Canada's medical marijuana (MMJ) dispensaries may soon become an endangered species.
They're already in danger of being legislated out of business. But it now seems that Canada's police agencies have declared open season on them.
Law enforcement raids on dispensaries have been all over the news lately.
The fact that Canada's "pot czar" is ex-cop Bill Blair already has dispensaries and cottage-industry cannabis cultivators shuddering. After all, he built his law enforcement career on throwing these kinds of people behind bars.
To many of them, Blair is still the guy they call "Bill the Narc," someone who had their homes raided by SWAT teams. That's because he was a long-time undercover narcotics cop before he become Ttheioronto's police chief. He retired in 2015.
Canada's medical marijuana dispensaries may soon become an endangered species.
These days, Blair is a Toronto Liberal MP and parliamentary secretary to Justice Minister Jody Wilson-Raybould and it's Blair's job to help craft the regulatory framework for recreational cannabis.
He says he's all about doing what's right for Canadians. After all, why wouldn't he? The Liberals promised legalization at the ballot box and swept into power in 2015 with the help of millions of pro-pot voters.
However, politicians are cynical creatures and Blair isn't as progressive-minded as he claims.
Consider this: he's the same guy who shot down Bill C-246 last year -- which aimed to strengthen Canada's notoriously weak, antiquated animal cruelty laws.
In fact, he rejected the notion that Canadians unanimously agree that the rape, torture or vicious killing of stray cats and dogs should be criminal offences. There needs to be more consultation with the general public to see if we all really feel that way, he claimed.
Under current laws, only household pets are worthy of legal protection simply because they're considered to be personal possessions, much like an automobile or a sofa. And apparently that's just fine with Blair.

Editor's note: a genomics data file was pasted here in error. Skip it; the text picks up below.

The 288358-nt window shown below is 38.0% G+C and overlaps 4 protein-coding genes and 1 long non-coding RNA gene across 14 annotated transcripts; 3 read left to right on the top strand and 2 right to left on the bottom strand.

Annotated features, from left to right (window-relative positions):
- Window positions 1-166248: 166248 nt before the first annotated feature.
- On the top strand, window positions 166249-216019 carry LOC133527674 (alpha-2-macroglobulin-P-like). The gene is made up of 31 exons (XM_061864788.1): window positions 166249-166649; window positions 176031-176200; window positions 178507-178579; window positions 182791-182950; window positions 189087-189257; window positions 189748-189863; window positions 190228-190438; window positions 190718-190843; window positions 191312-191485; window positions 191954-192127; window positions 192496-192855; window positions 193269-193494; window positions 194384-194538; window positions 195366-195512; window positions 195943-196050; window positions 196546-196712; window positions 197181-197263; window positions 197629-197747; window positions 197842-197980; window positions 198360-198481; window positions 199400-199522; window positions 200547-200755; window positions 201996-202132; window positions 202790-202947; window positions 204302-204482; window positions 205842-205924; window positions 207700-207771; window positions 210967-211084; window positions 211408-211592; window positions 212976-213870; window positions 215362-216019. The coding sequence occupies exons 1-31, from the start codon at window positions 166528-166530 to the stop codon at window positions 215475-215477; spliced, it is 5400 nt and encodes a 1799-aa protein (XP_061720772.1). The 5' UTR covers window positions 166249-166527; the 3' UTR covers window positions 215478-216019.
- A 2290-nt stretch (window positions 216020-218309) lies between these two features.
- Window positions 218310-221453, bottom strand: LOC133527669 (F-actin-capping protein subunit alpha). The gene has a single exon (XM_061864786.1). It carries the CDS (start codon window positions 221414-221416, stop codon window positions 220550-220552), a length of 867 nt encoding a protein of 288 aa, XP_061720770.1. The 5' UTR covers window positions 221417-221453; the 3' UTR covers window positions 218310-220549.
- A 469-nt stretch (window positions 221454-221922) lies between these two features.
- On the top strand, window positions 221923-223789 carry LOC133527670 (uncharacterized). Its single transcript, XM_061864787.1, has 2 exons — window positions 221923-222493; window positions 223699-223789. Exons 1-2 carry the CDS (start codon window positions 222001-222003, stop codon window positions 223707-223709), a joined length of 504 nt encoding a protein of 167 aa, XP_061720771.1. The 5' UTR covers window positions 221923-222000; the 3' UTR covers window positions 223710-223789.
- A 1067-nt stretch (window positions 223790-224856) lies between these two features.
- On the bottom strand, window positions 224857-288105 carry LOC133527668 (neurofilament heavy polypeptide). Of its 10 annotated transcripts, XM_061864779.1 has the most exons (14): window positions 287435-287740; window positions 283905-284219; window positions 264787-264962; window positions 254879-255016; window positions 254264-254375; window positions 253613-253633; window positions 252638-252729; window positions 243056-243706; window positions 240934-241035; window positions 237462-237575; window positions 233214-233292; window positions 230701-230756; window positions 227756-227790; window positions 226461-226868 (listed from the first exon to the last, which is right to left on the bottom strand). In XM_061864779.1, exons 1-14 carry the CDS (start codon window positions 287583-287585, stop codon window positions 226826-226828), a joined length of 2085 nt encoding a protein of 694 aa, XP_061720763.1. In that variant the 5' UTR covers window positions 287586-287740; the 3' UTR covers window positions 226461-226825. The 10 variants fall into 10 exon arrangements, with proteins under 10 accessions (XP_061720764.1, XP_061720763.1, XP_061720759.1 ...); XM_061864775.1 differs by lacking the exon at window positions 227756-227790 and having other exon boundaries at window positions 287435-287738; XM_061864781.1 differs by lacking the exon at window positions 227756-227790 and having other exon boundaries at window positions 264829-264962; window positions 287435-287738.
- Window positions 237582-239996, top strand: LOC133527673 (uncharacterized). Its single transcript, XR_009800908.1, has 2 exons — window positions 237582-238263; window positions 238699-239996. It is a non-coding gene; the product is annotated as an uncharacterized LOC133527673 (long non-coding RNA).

The Government has a Double Standard
What's really interesting is that most dispensaries diligently pay taxes to Canada Revenue Agency (CRA) -- funds that are shared with the various provinces where they operate.
Among them is Canada's first-ever dispensary -- the Vancouver-based B.C. Compassion Club Society, which has been operating for 20 years.
It has never been harassed or shut down by the police. This is largely due to the fact that it operates discreetly while catering to genuinely ill medical marijuana patients (unlike some dispensaries). Also, it's a non-profit venture, unlike the vast majority of dispensaries.
Conversely, the world's most famous cannabis activist, Marc Emery, has been running a several highly visible, profit-oriented dispensaries for the last year or so.
All told, hundreds of dispensaries have popped up all over the land over the past few years and they have collectively paid CRA tens of millions of dollars.
Emery says he, alone, has paid hundreds of thousands of dollars in taxes, including payroll contributions, in just the last few months.
Now he's accusing the government of hypocrisy for accepting tax money from pot sales while at the same time cracking down on dispensaries.